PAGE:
In addition to the British aristocracy, the royal family regularly patronized Rochard when they wanted miniature portraits which flattered. Princess Charlotte sat for him, as did the Duchess of York, and the Duke of Cambridge. He was a favorite portrait painter at the British court for several years after his arrival in London. Within a few months of his arrival, Rochard was invited to exhibit at the Royal Academy, which he continued to do for as long as he lived in Britain. He also frequently exhibited his work at the Society of British Artists, the New Watercolour Society and the British Institution during those years. Rochard also taught advanced watercolor painting techniques to a select few talented students each year.

However, Rochard’s success became so demanding that within a couple of years, his younger brother, François Théodore Rochard, joined him at his London studio. François was also a talented miniaturist and watercolor painter, and he helped assume the burden of a very successful art practice. Simon-Jacques Rochard was a widower when he arrived in London, with his only child, a young daughter. He did not spend much time in society, so he may well have been very happy to have his brother join him in London, for the companionship as well as his artistic assistance. The Rochard brothers maintained a successful portrait studio in London for the remainder of the Regency and into the reign of Queen Victoria.

In 1846, Simon-Jacques Rochard retired from painting. He moved back to Brussels, where he spent much of his time preparing a catalog of the art produced by his former students. His daughter had married an English army officer and Rochard remarried after his return to Brussels, though he was in his late seventies. Simon-Jacques left the management and operation of the London portrait studio to his brother. François continued to paint miniature and watercolor portraits for another decade before he, too, retired and closed the portrait studio. François, however, chose to remain in Britain after his retirement. By that time, miniature portraits were going out of fashion because they were being replaced by less costly and more modern photographic images. Thus, the Rochard brothers were part of the last wave of miniature portraiture in Britain.

Though neither Simon-Jacques or François Théodore Rochard spent much time in London society during the second half of the Regency, both were living and working in the metropolis. Dear Regency Authors, if you should need a miniature portrait of one or more of your characters by a fashionable and talented artist any time after 1816, you could not go wrong in having their portrait painted by Simon-Jacques Rochard. He might even play a larger part in your story if you choose to have him paint the portrait of one of your female characters. Rochard was a successful, single young man with a Frenchman’s eye for feminine beauty. Might the lady’s father, brother, or beau, object to the time she spends sitting for Rochard, even with the proper chaperon? Or, is she a talented watercolor artist who is taking advanced classes from Rochard? Then again, could it be that a gentleman comes across a miniature portrait of an unknown, but very beautiful woman, who completely captivates him? Will he recognize the painting style as that of Simon-Jacques Rochard and go to the artist to learn who the lady might be? How will that play out in a Regency romance?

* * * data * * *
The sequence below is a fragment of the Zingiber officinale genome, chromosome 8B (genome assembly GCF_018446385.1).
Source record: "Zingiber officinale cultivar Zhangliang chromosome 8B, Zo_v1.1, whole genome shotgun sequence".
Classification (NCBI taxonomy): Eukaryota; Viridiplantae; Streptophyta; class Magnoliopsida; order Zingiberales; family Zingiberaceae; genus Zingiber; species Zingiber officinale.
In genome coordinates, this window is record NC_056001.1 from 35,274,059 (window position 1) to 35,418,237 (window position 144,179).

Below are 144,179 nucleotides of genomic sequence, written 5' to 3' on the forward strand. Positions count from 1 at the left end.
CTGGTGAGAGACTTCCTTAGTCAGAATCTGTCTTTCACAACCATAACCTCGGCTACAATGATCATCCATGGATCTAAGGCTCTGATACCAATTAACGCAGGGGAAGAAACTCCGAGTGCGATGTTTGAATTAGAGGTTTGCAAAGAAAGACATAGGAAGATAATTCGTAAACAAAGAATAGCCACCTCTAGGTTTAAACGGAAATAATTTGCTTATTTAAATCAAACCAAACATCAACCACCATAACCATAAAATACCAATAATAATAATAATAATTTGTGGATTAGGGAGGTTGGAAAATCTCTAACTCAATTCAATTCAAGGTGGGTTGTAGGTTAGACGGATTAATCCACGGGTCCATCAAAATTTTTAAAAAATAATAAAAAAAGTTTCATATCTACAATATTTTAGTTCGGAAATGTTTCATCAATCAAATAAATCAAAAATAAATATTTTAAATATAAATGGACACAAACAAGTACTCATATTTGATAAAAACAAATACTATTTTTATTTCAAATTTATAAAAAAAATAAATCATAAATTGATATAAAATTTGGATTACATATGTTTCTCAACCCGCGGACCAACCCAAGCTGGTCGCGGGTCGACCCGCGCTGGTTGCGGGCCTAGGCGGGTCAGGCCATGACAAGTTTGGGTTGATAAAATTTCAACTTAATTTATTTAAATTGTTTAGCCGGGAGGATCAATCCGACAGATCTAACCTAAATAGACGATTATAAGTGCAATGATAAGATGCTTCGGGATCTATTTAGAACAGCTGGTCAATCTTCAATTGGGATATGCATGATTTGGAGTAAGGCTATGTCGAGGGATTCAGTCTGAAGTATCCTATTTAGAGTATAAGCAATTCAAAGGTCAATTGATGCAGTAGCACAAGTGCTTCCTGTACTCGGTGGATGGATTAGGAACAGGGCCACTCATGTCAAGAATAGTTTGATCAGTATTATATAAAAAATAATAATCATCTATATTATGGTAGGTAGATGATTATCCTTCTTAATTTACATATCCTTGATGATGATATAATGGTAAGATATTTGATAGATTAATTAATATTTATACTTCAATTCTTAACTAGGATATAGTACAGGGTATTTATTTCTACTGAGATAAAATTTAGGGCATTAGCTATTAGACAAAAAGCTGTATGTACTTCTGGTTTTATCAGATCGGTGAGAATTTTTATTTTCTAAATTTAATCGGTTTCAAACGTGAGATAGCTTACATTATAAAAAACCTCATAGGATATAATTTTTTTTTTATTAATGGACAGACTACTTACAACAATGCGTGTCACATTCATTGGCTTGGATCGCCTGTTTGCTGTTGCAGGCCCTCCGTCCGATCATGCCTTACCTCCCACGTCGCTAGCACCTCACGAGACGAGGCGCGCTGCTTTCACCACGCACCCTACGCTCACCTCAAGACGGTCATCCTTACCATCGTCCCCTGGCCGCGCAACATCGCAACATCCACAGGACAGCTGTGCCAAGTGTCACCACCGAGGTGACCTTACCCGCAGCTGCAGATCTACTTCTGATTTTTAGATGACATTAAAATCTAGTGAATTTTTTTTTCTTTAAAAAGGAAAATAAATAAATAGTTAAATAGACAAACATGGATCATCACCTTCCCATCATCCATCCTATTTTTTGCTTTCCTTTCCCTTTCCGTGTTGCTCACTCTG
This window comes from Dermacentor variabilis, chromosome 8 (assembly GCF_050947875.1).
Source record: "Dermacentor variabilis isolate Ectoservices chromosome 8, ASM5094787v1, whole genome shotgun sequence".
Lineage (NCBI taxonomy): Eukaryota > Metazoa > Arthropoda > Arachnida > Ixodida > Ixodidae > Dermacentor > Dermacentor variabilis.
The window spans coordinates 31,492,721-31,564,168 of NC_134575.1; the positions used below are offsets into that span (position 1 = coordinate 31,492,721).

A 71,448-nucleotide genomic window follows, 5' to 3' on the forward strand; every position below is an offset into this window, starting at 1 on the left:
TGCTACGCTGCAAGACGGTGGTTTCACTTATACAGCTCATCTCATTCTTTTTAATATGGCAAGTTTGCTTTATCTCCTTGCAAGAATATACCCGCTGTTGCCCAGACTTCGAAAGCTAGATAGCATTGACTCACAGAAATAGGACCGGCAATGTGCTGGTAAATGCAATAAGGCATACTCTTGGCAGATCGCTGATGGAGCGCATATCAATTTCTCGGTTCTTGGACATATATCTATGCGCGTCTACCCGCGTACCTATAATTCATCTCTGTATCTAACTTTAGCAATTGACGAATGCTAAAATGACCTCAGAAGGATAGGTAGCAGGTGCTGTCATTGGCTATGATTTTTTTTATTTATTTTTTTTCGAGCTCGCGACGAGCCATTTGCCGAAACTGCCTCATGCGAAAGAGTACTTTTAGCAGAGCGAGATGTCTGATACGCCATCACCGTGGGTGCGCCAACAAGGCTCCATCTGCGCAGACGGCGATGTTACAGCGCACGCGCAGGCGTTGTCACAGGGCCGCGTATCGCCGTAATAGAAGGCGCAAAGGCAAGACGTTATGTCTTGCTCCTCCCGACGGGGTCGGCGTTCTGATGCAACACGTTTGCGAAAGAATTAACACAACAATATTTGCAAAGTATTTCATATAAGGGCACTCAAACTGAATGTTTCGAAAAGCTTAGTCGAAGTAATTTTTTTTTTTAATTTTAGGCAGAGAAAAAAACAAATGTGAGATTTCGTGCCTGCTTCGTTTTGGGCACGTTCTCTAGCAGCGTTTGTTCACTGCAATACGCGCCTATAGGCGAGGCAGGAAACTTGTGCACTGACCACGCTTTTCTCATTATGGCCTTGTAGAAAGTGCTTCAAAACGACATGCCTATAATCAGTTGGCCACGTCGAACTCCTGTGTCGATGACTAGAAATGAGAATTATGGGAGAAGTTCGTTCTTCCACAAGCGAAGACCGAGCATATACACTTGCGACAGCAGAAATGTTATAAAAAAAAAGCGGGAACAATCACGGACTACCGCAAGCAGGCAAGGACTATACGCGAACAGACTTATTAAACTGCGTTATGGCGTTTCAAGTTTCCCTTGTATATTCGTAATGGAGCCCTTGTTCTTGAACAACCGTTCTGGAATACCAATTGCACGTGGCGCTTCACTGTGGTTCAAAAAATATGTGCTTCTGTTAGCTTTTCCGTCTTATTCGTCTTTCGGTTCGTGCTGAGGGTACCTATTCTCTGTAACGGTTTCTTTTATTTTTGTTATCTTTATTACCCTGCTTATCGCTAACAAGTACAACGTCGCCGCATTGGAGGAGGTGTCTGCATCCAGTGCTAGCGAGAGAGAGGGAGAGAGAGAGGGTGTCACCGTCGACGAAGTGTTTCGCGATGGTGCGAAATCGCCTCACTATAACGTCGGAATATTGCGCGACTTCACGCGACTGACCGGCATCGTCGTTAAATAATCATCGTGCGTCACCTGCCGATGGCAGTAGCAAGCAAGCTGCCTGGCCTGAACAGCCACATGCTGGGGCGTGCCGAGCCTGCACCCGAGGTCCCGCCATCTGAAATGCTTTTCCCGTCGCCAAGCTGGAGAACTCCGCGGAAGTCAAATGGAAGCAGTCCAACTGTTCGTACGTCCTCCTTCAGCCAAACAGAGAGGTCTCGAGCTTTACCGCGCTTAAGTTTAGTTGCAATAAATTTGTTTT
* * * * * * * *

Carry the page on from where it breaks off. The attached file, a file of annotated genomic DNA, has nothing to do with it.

About Kathryn Kane

Historian with a particular interest the English Regency era.   An avid reader of novels set in that time, holding strong opinions on the historical accuracy to be found in said novels.
This entry was posted in People and tagged , , . Bookmark the permalink.

4 Responses to Regency Bicentennial:   Simon-Jacques Rochard Arrives in England

  1. Ah, tales of jealousy and misapprehention! Nice plotbunnies! His Gallic appreciation of female beauty surley must lead to trouble and a a threating duel. How can Simon-Jacques extricate himself from such hassle… I am already inspired! Thanks for sharing!

    • Kathryn Kane says:

      I am very please to have provided inspiration!

      As for Simon-Jacques, there is always the hope that he is so charming and quick-witted that he is able to talk himself out of a possible duel. Unless, perhaps, Simon-Jacques has developed a reputation as a dead shot. In which case, his potential challenger’s friends might try to dissuade the hot-headed fellow from proceeding in order to prevent bloodshed. Or, perhaps Simon-Jacques offers to paint the potential challenger’s portrait, in order to prove to him there could be no hanky-panky in an artist’s studio?

      So many possibilities! 😉



  2. Pingback: 1816:   The Year in Review | The Regency Redingote

  3. Pingback: Andrew Robertson  : Miniature Painting Innovator | The Regency Redingote

Leave a Reply

Fill in your details below or click an icon to log in: Logo

You are commenting using your account. Log Out / Change )

Twitter picture

You are commenting using your Twitter account. Log Out / Change )

Facebook photo

You are commenting using your Facebook account. Log Out / Change )

Google+ photo

You are commenting using your Google+ account. Log Out / Change )

Connecting to %s